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README.md

Parsing Expression Grammars in Rust

This is a simple parser generator based on the Parsing Expression Grammar formalism.

Usage

rust-peg relies on the unstable libsyntax crate, and only works on Nightly builds of Rust. However, generated parsers are compatible with 1.0 stable, so you can generate stable code by using the peg command line tool described below.

As a syntax extension

Add to your Cargo.toml:

[dependencies]
peg = "0.3.0"

Add to your crate root:

#![feature(plugin)]
#![plugin(peg_syntax_ext)]

Use peg_file! modname("mygrammarfile.rustpeg"); to include the grammar from an external file. The macro expands into a module called modname with functions corresponding to the #[pub] rules in your grammar.

Or, use

peg! modname(r#"
  // grammar rules here
"#);`

to embed a short PEG grammar inline in your Rust source file. Example.

As a standalone code generator

Run peg input_file.rustpeg to compile a grammar and generate Rust code on stdout. This code works with stable Rust.

Grammar Syntax

use super::name;

The grammar may begin with a series of use declarations, just like in Rust, which are included in the generated module. Since the grammar is in its own module, you must use super::StructName; to access a structure from the parent module.

#[pub]
rule_name -> type
   = expression

If a rule is marked with #[pub], the generated module has a public function that begins parsing at that rule.

  • . - match any single character
  • "literal" - match a literal string
  • [a-z] - match a single character from a set
  • [^a-z] - match a single character not in a set
  • rule - match a production defined elsewhere in the grammar and return its result
  • expression* - Match zero or more repetitions of expression and return the results as a Vec
  • expression+ - Match one or more repetitions of expression and return the results as a Vec
  • expression? - Match one or zero repetitions of expression. Returns an Option
  • &expression - Match only if expression matches at this position, without consuming any characters
  • !expression - Match only if expression does not match at this position, without consuming any characters
  • expression ** delim - Match zero or more repetitions of expression delimited with delim and return the results as a Vec
  • expression ++ delim - Match one or more repetitions of expression delimited with delim and return the results as a Vec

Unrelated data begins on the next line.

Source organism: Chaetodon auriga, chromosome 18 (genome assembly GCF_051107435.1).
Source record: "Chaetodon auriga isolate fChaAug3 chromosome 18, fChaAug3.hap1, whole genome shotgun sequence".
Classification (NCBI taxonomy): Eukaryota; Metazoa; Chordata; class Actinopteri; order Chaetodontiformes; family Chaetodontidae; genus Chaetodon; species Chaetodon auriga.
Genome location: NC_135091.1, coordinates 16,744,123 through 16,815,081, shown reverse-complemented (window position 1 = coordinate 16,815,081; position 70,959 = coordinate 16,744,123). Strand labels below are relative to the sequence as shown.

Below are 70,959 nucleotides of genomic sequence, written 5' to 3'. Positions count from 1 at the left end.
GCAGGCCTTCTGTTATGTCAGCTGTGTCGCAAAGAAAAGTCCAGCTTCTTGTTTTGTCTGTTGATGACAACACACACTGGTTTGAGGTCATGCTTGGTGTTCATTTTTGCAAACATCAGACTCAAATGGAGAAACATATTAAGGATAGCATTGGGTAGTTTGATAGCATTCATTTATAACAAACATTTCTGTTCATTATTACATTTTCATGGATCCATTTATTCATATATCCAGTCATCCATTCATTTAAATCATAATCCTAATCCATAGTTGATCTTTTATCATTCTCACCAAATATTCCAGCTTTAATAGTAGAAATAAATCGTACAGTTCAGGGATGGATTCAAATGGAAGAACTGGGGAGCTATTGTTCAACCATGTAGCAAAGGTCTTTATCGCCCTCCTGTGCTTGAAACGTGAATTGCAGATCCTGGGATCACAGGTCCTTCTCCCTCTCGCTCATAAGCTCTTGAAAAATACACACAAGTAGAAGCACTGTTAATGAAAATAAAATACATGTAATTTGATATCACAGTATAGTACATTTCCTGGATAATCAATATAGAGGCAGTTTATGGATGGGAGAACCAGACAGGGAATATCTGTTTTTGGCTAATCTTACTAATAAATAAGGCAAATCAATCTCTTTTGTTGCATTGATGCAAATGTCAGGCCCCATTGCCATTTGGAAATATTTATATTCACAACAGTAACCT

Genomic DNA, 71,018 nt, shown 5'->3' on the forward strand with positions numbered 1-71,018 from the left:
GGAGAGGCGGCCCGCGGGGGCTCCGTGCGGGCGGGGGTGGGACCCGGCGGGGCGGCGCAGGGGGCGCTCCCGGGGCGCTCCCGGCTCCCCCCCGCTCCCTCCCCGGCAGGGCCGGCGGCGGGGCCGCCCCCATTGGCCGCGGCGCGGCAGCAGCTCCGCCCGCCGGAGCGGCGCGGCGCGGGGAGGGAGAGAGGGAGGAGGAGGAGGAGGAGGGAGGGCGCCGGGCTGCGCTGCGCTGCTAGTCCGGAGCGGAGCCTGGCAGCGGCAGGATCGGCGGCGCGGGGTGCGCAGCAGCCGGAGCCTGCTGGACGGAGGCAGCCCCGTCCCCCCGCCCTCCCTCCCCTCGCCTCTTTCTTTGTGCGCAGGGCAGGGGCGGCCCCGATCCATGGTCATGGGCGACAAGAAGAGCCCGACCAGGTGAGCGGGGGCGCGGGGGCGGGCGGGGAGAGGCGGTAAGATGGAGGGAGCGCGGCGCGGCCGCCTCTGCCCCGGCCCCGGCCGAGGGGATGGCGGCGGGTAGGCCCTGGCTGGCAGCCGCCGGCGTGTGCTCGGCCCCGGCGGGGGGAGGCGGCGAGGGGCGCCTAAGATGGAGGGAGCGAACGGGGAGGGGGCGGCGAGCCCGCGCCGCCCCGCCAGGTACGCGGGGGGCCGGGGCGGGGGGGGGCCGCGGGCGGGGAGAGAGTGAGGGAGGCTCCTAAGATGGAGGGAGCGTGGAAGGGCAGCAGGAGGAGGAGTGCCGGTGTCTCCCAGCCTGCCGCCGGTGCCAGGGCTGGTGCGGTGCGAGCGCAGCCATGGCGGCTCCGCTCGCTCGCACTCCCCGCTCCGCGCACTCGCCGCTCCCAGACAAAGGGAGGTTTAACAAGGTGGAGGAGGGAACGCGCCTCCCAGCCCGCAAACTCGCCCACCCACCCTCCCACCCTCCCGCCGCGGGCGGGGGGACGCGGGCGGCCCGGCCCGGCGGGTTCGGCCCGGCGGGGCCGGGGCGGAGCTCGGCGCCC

• e1 / e2 / e3 - Try to match e1. If the match succeeds, return its result, otherwise try e2, and so on.
  • e1 e2 e3 - Match expressions in sequence
  • a:e1 b:e2 c:e3 { rust } - Match e1, e2, e3 in sequence. If they match successfully, run the Rust code in the block and return its return value. The variable names before the colons in the preceding sequence are bound to the results of the corresponding expressions. The Rust code must contain matched curly braces, including those in strings and comments.
  • a:e1 b:e2 c:e3 {? rust } - Like above, but the Rust block returns a Result instead of a value directly. On Ok(v), it matches successfully and returns v. On Err(e), the match of the entire expression fails and it tries alternatives or reports a parse error with the &str e.

Match actions can extract data from the match using these variables:

  • match_str - the matched string, as a &str slice. Examples:
name -> String
  = [a-zA-Z0-9_]+ { match_str.to_string() }
number -> int
  = [0-9]+ { from_str::<u64>(match_str).unwrap() }
  • start_pos - the byte index into the string at which the match starts, inclusive
  • pos - the byte index into the string at which the match ends, exclusive

Tracing

If you pass the peg/trace feature to Cargo when building your project, a trace of the parsing will be output to stdout when running the binary. For example,

$ cargo run --features peg/trace
...
[PEG_TRACE] Matched rule type at 8:5
[PEG_TRACE] Attempting to match rule ident at 8:12
[PEG_TRACE] Attempting to match rule letter at 8:12
[PEG_TRACE] Failed to match rule letter at 8:12
...